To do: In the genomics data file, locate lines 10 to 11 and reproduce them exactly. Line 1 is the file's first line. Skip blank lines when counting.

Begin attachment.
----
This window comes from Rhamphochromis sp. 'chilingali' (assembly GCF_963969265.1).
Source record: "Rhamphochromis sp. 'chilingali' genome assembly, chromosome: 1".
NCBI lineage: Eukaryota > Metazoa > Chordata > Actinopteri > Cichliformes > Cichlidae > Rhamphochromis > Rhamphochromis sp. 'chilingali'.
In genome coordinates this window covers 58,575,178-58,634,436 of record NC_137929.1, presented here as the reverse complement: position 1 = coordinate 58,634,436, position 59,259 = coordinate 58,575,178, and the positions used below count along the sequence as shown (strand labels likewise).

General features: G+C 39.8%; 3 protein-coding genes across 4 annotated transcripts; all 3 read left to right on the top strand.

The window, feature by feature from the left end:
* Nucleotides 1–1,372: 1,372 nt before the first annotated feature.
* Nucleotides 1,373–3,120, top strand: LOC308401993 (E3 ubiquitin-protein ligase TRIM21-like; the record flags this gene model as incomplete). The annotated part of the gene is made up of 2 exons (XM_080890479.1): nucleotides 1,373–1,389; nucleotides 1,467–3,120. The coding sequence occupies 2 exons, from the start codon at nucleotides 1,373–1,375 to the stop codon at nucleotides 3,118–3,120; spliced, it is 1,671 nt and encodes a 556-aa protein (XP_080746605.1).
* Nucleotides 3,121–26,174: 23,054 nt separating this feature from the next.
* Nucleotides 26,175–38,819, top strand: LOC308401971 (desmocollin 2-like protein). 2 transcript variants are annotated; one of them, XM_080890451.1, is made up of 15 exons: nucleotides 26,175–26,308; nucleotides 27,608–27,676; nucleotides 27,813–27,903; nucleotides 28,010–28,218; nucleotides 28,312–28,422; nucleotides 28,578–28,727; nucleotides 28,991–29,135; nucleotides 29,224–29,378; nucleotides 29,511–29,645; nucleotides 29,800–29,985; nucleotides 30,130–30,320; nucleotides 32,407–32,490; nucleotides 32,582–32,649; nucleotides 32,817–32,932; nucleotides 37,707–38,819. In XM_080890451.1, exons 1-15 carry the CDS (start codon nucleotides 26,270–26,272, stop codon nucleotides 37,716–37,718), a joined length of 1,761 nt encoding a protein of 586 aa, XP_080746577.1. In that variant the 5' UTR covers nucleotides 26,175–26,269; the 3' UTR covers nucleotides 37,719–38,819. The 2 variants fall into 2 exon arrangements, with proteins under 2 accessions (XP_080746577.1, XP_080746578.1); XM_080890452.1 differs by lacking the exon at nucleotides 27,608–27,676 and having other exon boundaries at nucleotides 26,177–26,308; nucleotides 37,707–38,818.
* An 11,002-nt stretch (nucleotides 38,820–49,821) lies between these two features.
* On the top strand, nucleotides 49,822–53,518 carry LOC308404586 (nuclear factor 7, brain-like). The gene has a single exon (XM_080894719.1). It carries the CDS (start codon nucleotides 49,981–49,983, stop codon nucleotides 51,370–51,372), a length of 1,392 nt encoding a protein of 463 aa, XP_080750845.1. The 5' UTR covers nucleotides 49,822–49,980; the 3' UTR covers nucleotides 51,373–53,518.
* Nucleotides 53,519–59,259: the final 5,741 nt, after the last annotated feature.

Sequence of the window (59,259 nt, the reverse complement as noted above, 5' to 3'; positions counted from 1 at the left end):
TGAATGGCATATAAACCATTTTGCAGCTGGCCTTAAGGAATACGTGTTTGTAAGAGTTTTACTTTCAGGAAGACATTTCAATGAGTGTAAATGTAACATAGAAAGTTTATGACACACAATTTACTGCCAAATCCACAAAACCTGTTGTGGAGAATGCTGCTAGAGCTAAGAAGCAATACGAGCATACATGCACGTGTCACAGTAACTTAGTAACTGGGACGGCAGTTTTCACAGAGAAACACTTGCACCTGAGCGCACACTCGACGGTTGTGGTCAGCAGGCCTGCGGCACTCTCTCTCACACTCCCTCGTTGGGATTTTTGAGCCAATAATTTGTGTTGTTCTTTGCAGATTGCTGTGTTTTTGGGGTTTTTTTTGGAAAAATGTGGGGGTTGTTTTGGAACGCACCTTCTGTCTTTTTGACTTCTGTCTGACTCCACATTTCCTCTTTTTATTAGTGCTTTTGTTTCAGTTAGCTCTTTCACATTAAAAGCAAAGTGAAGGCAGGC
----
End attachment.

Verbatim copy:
* Nucleotides 26,175–38,819, top strand: LOC308401971 (desmocollin 2-like protein). 2 transcript variants are annotated; one of them, XM_080890451.1, is made up of 15 exons: nucleotides 26,175–26,308; nucleotides 27,608–27,676; nucleotides 27,813–27,903; nucleotides 28,010–28,218; nucleotides 28,312–28,422; nucleotides 28,578–28,727; nucleotides 28,991–29,135; nucleotides 29,224–29,378; nucleotides 29,511–29,645; nucleotides 29,800–29,985; nucleotides 30,130–30,320; nucleotides 32,407–32,490; nucleotides 32,582–32,649; nucleotides 32,817–32,932; nucleotides 37,707–38,819. In XM_080890451.1, exons 1-15 carry the CDS (start codon nucleotides 26,270–26,272, stop codon nucleotides 37,716–37,718), a joined length of 1,761 nt encoding a protein of 586 aa, XP_080746577.1. In that variant the 5' UTR covers nucleotides 26,175–26,269; the 3' UTR covers nucleotides 37,719–38,819. The 2 variants fall into 2 exon arrangements, with proteins under 2 accessions (XP_080746577.1, XP_080746578.1); XM_080890452.1 differs by lacking the exon at nucleotides 27,608–27,676 and having other exon boundaries at nucleotides 26,177–26,308; nucleotides 37,707–38,818.
* An 11,002-nt stretch (nucleotides 38,820–49,821) lies between these two features.